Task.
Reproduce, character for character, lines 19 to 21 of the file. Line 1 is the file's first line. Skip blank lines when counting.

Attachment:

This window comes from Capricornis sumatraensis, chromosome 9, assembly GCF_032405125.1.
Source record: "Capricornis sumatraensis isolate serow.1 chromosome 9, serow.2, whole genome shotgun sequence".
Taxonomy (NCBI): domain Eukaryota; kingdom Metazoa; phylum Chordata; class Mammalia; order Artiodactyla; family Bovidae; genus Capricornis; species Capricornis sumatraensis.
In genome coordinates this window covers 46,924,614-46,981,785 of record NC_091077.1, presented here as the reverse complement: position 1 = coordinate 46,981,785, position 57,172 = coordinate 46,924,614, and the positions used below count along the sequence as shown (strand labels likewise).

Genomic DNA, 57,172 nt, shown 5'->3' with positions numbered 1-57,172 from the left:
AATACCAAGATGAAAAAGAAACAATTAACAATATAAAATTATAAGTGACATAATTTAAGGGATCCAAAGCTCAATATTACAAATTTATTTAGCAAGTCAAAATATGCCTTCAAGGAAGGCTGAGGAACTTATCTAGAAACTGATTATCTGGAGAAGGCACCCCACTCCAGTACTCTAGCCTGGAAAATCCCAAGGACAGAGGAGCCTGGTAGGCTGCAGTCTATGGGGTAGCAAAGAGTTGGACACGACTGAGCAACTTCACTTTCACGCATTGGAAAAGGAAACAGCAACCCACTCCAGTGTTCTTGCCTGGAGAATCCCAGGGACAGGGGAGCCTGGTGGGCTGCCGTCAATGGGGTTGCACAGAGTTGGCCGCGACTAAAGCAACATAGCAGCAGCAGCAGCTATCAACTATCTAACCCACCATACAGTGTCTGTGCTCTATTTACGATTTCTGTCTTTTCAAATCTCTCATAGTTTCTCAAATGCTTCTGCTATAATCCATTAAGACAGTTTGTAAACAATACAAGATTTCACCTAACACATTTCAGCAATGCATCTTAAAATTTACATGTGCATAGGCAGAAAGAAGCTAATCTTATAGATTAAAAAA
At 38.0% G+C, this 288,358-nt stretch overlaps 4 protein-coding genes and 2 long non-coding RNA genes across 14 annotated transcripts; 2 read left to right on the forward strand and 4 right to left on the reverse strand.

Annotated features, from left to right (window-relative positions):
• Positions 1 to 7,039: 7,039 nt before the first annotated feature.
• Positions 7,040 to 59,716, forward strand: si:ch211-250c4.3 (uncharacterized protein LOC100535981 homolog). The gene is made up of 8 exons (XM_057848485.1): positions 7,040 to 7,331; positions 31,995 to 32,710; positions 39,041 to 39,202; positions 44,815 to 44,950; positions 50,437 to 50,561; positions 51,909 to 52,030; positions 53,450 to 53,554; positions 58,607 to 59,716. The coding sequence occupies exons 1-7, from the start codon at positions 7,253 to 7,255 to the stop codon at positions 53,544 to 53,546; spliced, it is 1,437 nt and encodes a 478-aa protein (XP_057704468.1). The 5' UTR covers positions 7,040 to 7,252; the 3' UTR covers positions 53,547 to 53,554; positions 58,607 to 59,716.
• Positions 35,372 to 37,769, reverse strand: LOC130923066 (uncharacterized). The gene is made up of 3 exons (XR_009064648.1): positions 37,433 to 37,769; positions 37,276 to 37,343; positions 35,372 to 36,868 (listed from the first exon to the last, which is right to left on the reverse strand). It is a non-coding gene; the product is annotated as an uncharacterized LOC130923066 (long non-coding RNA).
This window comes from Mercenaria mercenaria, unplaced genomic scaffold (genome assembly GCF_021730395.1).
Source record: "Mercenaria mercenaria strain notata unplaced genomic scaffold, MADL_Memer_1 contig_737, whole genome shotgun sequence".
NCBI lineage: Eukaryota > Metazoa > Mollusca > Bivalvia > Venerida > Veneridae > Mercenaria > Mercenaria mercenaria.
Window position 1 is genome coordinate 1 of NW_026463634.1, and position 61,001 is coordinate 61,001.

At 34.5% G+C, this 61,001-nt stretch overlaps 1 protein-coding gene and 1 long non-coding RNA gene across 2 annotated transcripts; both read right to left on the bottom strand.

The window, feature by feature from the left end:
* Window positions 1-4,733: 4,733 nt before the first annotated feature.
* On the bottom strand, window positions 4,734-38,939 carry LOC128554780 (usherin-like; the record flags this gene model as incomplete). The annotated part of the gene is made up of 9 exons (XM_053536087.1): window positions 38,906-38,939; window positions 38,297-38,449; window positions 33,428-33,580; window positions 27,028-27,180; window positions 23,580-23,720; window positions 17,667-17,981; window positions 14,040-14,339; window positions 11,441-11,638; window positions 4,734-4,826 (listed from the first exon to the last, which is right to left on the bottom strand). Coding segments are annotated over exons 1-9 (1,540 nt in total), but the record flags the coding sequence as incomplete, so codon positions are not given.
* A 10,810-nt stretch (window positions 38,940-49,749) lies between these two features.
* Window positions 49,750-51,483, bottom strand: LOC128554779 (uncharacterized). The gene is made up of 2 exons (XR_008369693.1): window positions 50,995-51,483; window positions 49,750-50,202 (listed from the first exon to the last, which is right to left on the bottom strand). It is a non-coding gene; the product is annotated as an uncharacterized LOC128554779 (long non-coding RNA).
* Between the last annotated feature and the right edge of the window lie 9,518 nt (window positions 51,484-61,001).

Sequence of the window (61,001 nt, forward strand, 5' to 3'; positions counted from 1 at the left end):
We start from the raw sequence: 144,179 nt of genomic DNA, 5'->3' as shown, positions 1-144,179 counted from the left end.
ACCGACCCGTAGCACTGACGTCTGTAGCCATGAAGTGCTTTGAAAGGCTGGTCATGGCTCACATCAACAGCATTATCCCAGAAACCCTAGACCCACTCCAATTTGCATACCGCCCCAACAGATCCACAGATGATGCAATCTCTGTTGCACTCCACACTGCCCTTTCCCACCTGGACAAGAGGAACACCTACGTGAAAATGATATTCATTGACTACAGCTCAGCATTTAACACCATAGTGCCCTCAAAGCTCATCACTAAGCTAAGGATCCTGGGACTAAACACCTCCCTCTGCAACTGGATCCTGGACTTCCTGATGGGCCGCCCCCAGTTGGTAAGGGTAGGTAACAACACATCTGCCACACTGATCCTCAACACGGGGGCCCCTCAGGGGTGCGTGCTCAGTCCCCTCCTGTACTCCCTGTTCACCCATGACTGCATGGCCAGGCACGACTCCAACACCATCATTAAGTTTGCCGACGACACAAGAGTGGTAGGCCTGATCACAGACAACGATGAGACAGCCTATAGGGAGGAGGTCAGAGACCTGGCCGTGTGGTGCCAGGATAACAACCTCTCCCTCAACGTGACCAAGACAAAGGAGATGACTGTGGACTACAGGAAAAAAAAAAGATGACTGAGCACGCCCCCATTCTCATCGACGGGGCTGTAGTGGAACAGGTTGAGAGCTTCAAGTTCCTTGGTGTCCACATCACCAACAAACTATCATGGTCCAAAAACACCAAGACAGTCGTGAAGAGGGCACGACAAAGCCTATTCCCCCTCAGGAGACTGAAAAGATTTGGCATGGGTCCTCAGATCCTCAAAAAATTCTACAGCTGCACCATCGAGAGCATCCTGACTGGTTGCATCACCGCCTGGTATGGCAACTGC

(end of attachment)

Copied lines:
* On the bottom strand, window positions 4,734-38,939 carry LOC128554780 (usherin-like; the record flags this gene model as incomplete). The annotated part of the gene is made up of 9 exons (XM_053536087.1): window positions 38,906-38,939; window positions 38,297-38,449; window positions 33,428-33,580; window positions 27,028-27,180; window positions 23,580-23,720; window positions 17,667-17,981; window positions 14,040-14,339; window positions 11,441-11,638; window positions 4,734-4,826 (listed from the first exon to the last, which is right to left on the bottom strand). Coding segments are annotated over exons 1-9 (1,540 nt in total), but the record flags the coding sequence as incomplete, so codon positions are not given.
* A 10,810-nt stretch (window positions 38,940-49,749) lies between these two features.
* Window positions 49,750-51,483, bottom strand: LOC128554779 (uncharacterized). The gene is made up of 2 exons (XR_008369693.1): window positions 50,995-51,483; window positions 49,750-50,202 (listed from the first exon to the last, which is right to left on the bottom strand). It is a non-coding gene; the product is annotated as an uncharacterized LOC128554779 (long non-coding RNA).